Mayhew: 'We'll be more efficient' on the clock
More notes from general manager Martin Mayhew's pre-draft press conference today:
Mayhew said he expects the Lions, notorious for their last-minute wrangling under Matt Millen, to be more efficient when they're on the clock this weekend. I think we'll be much more prepared, he said. We spent a lot of time already talking about how we stack players the first 33. We've had several meetings on that. We're having our dialogue now. This week we're having our dialogue. And then when it comes time on draft day, we'll have had a lot more discussion about players prior to being on the clock. I think sometimes you can get on the clock and try to have all that discussion when you're on the clock and it's hard to make the right decision then. We're having a lot of discussion now.
Though Mayhew will make the final call, he said he and coach Jim Schwartz will be in agreement on every player they select. If one likes a player and the other doesn't (at that spot in the draft, presumably), it's on to the next guy. We're going to spend time together all the rest of this week watching film together and talking about players. So whoever we pick, it'll be a player that Jim and I both like, and Scott (McEwen) and our scouts like him, too. We'll be on the same page, and that's what we're doing this week. We're going to spend time together talking about that so it doesn't happen in the way you just described.
I will say this, from everything I've gathered during the evaluation process, that doesn't sound like lip service. The Lions have done their homework on every position group in this draft. That doesn't mean they're going to hit on every choice. In fact, it's good to be skeptical considering most of the scouts from the Millen era are still in place, but they've at least been thorough about their evaluations.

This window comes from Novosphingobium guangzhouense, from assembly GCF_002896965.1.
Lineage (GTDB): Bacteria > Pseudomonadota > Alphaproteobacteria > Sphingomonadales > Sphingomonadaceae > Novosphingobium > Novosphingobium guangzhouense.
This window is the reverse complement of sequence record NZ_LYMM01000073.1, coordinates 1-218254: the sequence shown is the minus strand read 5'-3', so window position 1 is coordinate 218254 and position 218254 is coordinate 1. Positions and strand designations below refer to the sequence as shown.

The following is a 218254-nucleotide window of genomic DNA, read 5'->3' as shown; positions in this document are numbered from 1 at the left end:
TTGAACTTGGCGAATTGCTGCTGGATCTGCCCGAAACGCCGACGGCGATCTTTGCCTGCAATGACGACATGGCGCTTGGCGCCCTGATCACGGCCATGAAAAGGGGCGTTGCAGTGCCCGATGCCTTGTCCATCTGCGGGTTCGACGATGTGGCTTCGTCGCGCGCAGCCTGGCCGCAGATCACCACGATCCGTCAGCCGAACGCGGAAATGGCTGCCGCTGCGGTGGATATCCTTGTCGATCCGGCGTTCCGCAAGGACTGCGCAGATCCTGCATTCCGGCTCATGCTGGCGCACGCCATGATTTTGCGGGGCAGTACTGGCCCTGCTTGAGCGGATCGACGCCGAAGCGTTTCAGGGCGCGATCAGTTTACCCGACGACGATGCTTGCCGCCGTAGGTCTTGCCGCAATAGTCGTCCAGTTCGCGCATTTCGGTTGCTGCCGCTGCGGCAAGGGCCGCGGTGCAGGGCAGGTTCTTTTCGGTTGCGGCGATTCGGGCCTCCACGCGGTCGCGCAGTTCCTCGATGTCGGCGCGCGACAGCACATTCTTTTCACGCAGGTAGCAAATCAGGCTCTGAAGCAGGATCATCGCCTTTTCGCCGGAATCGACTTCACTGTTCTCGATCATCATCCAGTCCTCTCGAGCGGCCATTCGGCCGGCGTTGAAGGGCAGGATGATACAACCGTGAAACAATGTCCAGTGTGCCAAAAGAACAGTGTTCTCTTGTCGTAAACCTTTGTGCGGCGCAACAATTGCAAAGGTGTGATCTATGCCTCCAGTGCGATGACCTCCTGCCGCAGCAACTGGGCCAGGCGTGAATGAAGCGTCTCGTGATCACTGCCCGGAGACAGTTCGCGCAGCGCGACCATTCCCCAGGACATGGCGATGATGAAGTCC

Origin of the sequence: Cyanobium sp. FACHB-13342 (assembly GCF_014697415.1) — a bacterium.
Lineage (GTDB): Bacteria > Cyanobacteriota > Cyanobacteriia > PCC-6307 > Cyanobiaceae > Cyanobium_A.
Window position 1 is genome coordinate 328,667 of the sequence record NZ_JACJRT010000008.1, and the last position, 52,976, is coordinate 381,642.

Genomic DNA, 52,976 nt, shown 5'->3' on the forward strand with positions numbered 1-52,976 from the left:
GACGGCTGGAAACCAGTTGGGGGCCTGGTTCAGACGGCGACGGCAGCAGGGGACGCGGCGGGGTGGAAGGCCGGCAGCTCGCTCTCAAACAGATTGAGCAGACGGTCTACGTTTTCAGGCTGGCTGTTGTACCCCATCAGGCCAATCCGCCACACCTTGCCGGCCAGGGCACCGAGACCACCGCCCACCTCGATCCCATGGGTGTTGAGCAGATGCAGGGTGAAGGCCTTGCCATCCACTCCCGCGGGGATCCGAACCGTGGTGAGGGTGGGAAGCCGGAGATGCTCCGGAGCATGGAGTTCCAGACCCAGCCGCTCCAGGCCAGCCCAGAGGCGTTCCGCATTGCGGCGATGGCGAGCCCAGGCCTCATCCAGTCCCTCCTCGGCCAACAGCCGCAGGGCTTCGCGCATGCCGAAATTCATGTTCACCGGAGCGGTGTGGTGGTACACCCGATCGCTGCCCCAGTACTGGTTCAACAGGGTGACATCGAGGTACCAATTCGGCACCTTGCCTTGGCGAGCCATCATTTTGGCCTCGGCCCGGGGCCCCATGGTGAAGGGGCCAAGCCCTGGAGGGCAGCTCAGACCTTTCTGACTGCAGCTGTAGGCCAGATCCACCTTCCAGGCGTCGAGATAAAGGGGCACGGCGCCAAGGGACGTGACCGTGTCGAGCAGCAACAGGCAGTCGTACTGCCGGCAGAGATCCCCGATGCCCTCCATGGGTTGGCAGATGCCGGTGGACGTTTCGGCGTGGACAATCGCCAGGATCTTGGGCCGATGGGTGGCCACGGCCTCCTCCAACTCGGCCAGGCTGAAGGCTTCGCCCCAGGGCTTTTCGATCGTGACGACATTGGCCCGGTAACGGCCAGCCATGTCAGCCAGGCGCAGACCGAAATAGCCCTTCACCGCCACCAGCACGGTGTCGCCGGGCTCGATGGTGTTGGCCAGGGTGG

I mentioned in my last post Mayhew's praise of McEwen, the Lions' director of college scouting. Here's the quote exactly: Let me just say this, I think Scott McEwen has done a phenomenal job for us setting the board this year, as he has in the past. I think he's just a tremendous evaluator. I like our college scouts. I think to your point, there've been some mistakes made in the past and there've been a lot of noise in the system, so to speak. But again, I'm totally focused on the future and not the past.
Teams spew a lot of BS this time of year, but here's an absolute truth from Mayhew about what an anchor No. 1 money can be to a franchise. I think the system is broken, he said. I think that's been addressed and talked about. The way it's set up, the idea I believe was to have teams who hadn't been as successful have an opportunity to get better by picking first, and now, if you miss at that pick or you miss early, which we have, it really sets you back even more so it's even harder to get out of that cycle. But I think hopefully that will get resolved some time in the near future.
Mayhew on how much production the Lions need from their No. 1 pick next year: I think it's important. I think it's very important, but again like I talked about before, the draft is not for opening day. The draft is for this franchise, for now, for three years from now, for five years from now. We want to be able to extend these players, we want these guys to be here for 10 years. So it's a big picture, it's a bigger picture than just filling in spots and holes in the roster for opening day.
Mayhew on the pro-Aaron Curry (and anti-Matt Stafford) chants at the unveiling of the Lions' new logo Monday: I didn't give it a whole lot of thought. I'm excited about their passion and they've always been passionate about it, but I'm hopeful that when we get a player, when we select somebody, they come in and start playing, that everybody likes them no matter who that player is.
Mayhew also said the Lions don't plan on signing last year's seventh-round pick, Caleb Campbell, before the draft. Campbell will re-enter this year's draft pool.